Diana crash paparazzi to pay one euro in damages
PARIS (Reuters) - A French court has ordered three photographers to pay one euro in damages for breaching privacy laws when taking pictures of Princess Diana on the night of her fatal crash, according to a ruling made available on Wednesday.
The single euro divided between the trio will be paid to Mohamed al Fayed, the Egyptian-born millionaire and father of Dodi al Fayed, Diana's companion who also died in the crash.
Diana, Dodi and chauffeur Henri Paul were killed on August 31, 1997 when their Mercedes car crashed in a tunnel as it sped away from the Ritz hotel in the French capital with paparazzi photographers in hot pursuit on motorbikes.
The photographers were sentenced on Friday after the Paris appeals court overturned earlier rulings and decided that the three had invaded the couple's privacy twice during the evening.
The first time was while taking pictures near the Ritz hotel and the second was by taking photos of the Princess after the accident in the Alma tunnel.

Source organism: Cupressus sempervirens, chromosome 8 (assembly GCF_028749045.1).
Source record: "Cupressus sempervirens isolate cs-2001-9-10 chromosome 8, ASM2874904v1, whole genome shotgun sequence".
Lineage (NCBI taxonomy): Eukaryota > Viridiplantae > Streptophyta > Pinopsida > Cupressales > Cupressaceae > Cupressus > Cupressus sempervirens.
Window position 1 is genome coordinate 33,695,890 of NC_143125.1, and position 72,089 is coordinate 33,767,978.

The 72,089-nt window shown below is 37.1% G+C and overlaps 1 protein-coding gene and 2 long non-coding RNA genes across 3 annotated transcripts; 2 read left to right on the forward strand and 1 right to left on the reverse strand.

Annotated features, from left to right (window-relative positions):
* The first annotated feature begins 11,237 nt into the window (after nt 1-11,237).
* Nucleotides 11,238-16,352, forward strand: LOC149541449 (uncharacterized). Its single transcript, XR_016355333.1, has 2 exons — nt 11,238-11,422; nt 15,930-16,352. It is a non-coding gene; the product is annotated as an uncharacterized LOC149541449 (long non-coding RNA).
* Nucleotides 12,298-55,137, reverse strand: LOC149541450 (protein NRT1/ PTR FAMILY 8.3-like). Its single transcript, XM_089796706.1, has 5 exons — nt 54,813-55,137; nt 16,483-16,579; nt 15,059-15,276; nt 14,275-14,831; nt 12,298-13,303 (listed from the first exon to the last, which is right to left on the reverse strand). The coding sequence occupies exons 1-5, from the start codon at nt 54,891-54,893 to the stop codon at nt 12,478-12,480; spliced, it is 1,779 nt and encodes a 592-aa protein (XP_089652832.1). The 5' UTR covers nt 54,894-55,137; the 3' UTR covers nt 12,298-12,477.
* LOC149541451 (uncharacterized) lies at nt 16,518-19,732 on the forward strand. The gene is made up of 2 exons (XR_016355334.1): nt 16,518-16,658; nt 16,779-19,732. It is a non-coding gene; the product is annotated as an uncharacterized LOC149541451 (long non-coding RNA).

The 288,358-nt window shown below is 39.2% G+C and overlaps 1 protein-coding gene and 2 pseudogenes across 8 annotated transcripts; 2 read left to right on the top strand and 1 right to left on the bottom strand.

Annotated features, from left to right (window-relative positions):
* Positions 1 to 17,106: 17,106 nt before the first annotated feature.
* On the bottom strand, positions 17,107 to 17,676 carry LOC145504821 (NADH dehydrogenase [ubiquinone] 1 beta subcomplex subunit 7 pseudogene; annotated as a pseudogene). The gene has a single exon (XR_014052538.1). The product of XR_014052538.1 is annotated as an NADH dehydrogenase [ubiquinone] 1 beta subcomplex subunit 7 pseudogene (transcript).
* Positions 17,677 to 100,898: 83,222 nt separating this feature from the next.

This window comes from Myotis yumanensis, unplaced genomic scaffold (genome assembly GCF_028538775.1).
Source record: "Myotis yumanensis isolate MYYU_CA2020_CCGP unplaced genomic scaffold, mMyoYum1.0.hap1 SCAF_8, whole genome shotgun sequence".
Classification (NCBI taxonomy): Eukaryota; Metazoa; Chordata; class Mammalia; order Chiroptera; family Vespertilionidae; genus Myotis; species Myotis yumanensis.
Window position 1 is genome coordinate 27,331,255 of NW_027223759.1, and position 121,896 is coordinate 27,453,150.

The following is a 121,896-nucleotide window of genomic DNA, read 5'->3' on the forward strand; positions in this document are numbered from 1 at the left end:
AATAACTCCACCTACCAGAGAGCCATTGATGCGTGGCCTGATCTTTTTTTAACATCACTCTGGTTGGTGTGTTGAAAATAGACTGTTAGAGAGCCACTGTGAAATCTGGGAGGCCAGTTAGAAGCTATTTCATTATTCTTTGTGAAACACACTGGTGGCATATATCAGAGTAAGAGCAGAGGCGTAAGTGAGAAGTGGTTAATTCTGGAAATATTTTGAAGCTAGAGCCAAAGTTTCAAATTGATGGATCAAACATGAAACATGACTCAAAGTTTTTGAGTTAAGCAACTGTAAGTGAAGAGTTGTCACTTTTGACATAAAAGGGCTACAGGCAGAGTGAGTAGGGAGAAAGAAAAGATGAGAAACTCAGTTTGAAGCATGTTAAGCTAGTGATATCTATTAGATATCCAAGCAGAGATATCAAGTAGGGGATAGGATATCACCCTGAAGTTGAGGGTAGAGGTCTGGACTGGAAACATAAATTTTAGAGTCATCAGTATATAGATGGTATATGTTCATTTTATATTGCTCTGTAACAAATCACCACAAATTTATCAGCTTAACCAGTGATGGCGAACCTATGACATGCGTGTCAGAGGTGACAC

The decision comes after a long legal battle for the photographers Jacques Langevin, Christian Martinez and Eric Chassery.
France's highest appeals court said last April they must be retried after an earlier ruling had acquitted them.
Mohamed al Fayed had appealed against that earlier ruling, which followed an original court acquittal of the three photographers in November 2003.
An inquiry by French authorities in 1999 ruled that the crash was caused by Paul being drunk and driving too fast.
But the circumstances of the crash still cause controversy.
Al Fayed, owner of London store Harrods, wants the paparazzi punished and has said he believes his son and Diana were murdered by British secret services because their relationship was embarrassing the royal household.
Diana's marriage to Britain's heir to the throne Britain's
Prince Charles broke down in 1992 and ended in divorce. Charles married his longtime lover Camilla Parker Bowles last year.